Week 1 in Taiwan

July 23, 2015:

It’s been a wonderful two weeks teaching 9th graders in Pingtung county of Taiwan. There’s lots of pictures online of me with them and there’s even more videos of my lessons. I go on a central tour tomorrow so it’s a bittersweet feeling and I’ve said my last goodbyes to all my students. My impressions of Taiwan and life here has definitely changed from how I initially felt.


July 12, 2015:

It’s already been one week in Taiwan and a lot can happen within that time period especially in a new environment. I was anxious since I haven’t left the country since I was three years old and I’ve stayed in the tri-state area for as long as I can remember. The United States is pretty but once I arrived in Taiwan, I noticed a huge disparity between the U.S. culture and Taiwan’s rich history. The food, peeing (and pooping) into a hole in the ground, and the swelling heat that came with eventual bouts of typhoon, these were all unknown to me until I landed.

I’m Chinese-American and this made a huge difference when it came to visiting Taiwan, a very much independent island that distinguished itself vehemently from mainland China. I cannot say I know much about Chinese culture either but the Mandarin I spoke was slightly tinged with a Chinese accent while the others exerted a greater Taiwanese accent. I came into this summer program with the assumption that not everyone is Taiwanese because ‘anyone can apply since speaking Mandarin is not mandatory’. However, I discovered the majority of the 429 people in the program were either Taiwanese and/or have visited Taiwan at some point in their life. I, on the hand, haven’t visited Taiwan in 20 years. (I’m 20 years old, btw.) Aside from the discomfiture and how I stuck out like a sore thumb even though I’m Asian, Taiwan has treated me fairly well.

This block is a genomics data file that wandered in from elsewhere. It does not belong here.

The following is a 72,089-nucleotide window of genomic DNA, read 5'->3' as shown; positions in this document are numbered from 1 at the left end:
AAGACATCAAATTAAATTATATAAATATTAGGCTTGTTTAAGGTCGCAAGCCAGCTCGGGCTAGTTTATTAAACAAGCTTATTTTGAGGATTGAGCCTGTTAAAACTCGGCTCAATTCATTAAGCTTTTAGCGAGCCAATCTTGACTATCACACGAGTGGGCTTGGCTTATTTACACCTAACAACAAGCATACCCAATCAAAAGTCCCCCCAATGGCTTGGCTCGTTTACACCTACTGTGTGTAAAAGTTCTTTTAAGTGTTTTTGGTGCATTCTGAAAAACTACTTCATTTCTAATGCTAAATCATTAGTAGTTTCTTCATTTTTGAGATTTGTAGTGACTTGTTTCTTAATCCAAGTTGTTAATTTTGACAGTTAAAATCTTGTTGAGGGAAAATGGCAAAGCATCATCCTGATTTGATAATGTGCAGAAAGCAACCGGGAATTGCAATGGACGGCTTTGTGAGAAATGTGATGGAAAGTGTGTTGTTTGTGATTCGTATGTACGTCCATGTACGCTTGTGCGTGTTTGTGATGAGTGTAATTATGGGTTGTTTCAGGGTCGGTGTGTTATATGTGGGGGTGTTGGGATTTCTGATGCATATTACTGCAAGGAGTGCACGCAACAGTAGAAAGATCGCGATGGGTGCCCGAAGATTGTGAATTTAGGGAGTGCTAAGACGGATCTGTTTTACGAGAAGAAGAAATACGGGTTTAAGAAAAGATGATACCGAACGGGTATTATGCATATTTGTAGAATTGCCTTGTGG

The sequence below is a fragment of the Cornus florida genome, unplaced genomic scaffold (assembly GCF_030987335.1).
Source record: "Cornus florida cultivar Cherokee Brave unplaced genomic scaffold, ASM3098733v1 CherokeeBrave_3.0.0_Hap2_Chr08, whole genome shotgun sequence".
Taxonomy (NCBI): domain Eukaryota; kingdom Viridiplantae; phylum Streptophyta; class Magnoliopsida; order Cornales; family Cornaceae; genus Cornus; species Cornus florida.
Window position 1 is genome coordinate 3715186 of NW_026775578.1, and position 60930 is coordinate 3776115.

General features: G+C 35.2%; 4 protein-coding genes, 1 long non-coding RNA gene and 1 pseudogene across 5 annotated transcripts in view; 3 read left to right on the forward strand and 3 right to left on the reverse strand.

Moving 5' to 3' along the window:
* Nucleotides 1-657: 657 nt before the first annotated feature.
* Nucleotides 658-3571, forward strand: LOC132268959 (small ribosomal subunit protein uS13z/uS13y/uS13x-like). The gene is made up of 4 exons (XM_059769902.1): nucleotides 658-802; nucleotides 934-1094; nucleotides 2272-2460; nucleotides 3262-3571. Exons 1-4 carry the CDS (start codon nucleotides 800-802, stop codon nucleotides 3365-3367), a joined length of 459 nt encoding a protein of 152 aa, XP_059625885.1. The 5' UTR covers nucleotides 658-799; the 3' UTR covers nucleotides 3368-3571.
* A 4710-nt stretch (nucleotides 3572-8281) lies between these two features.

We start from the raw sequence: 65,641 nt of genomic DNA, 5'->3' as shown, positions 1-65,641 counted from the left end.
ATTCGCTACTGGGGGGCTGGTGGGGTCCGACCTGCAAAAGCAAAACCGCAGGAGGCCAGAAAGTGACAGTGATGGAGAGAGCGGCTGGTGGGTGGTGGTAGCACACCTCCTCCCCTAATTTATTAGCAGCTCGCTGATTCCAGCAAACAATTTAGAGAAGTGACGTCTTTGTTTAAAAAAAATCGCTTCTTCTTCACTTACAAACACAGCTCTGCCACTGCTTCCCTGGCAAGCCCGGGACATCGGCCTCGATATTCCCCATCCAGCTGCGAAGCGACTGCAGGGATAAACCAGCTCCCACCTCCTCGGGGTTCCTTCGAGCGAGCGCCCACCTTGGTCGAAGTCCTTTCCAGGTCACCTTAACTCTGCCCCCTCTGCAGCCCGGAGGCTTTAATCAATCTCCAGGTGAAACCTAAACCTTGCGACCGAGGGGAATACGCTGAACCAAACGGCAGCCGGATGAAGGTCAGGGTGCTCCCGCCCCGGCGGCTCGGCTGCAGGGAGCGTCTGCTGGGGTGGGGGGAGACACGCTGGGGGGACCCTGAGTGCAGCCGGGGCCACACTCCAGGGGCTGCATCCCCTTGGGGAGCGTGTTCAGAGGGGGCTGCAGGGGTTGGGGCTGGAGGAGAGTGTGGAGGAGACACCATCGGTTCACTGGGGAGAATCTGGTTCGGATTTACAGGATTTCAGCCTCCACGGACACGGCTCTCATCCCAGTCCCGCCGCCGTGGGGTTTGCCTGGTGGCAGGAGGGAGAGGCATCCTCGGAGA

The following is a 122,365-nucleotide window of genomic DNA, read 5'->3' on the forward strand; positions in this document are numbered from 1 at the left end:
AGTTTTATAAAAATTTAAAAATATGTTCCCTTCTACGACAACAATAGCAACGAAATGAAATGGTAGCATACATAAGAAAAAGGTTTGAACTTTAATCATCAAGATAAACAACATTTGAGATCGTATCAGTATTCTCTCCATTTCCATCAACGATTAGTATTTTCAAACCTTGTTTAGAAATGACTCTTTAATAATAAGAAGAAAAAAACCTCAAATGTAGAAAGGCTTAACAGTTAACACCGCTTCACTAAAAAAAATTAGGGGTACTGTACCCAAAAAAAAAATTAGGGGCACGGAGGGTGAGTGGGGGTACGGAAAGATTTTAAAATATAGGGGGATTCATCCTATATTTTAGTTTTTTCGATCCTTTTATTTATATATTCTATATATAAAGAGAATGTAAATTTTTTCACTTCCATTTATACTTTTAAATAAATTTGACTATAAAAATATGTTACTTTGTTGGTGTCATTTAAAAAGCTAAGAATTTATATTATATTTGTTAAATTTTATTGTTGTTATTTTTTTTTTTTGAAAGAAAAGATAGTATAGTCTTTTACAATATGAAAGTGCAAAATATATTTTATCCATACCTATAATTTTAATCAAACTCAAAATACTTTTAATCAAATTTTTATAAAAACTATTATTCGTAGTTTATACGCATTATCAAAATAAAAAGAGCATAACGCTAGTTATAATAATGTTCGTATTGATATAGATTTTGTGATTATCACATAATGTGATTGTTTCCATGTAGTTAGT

The heat is unbearable due to the humidity levels that exceed those in the Americas. People from California have told me they also have trouble adapting since Cali weather is hot but dry. Everytime I take a shower, I feel cleans but still sticky. My clothes are difficult to put on and take off since I’m perpetually sweating and the program mandates long pants and the same assigned t-shirt. I practically peel off my jeans at the end of the day.


2 thoughts on “Week 1 in Taiwan

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